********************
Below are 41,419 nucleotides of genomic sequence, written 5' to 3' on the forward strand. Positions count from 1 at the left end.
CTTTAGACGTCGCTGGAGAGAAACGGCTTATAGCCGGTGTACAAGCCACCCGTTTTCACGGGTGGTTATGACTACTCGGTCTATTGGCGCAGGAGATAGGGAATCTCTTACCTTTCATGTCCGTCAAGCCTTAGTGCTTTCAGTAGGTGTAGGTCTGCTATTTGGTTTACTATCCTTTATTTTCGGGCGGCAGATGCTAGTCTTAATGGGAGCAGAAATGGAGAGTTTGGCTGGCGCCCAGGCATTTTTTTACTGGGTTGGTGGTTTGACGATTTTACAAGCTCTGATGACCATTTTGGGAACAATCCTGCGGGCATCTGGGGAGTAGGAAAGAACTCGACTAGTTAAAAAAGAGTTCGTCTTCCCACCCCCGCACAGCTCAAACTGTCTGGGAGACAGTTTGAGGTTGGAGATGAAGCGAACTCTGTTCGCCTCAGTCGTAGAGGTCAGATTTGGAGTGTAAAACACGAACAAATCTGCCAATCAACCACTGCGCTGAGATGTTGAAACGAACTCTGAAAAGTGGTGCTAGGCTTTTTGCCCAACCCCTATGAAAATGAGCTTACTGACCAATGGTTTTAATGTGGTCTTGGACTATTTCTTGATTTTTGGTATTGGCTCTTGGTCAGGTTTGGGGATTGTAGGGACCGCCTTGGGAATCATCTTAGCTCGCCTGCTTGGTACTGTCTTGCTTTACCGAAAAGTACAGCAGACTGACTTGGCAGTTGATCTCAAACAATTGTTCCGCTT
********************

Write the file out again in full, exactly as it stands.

Below are 41,419 nucleotides of genomic sequence, written 5' to 3' on the forward strand. Positions count from 1 at the left end.
CTTTAGACGTCGCTGGAGAGAAACGGCTTATAGCCGGTGTACAAGCCACCCGTTTTCACGGGTGGTTATGACTACTCGGTCTATTGGCGCAGGAGATAGGGAATCTCTTACCTTTCATGTCCGTCAAGCCTTAGTGCTTTCAGTAGGTGTAGGTCTGCTATTTGGTTTACTATCCTTTATTTTCGGGCGGCAGATGCTAGTCTTAATGGGAGCAGAAATGGAGAGTTTGGCTGGCGCCCAGGCATTTTTTTACTGGGTTGGTGGTTTGACGATTTTACAAGCTCTGATGACCATTTTGGGAACAATCCTGCGGGCATCTGGGGAGTAGGAAAGAACTCGACTAGTTAAAAAAGAGTTCGTCTTCCCACCCCCGCACAGCTCAAACTGTCTGGGAGACAGTTTGAGGTTGGAGATGAAGCGAACTCTGTTCGCCTCAGTCGTAGAGGTCAGATTTGGAGTGTAAAACACGAACAAATCTGCCAATCAACCACTGCGCTGAGATGTTGAAACGAACTCTGAAAAGTGGTGCTAGGCTTTTTGCCCAACCCCTATGAAAATGAGCTTACTGACCAATGGTTTTAATGTGGTCTTGGACTATTTCTTGATTTTTGGTATTGGCTCTTGGTCAGGTTTGGGGATTGTAGGGACCGCCTTGGGAATCATCTTAGCTCGCCTGCTTGGTACTGTCTTGCTTTACCGAAAAGTACAGCAGACTGACTTGGCAGTTGATCTCAAACAATTGTTCCGCTT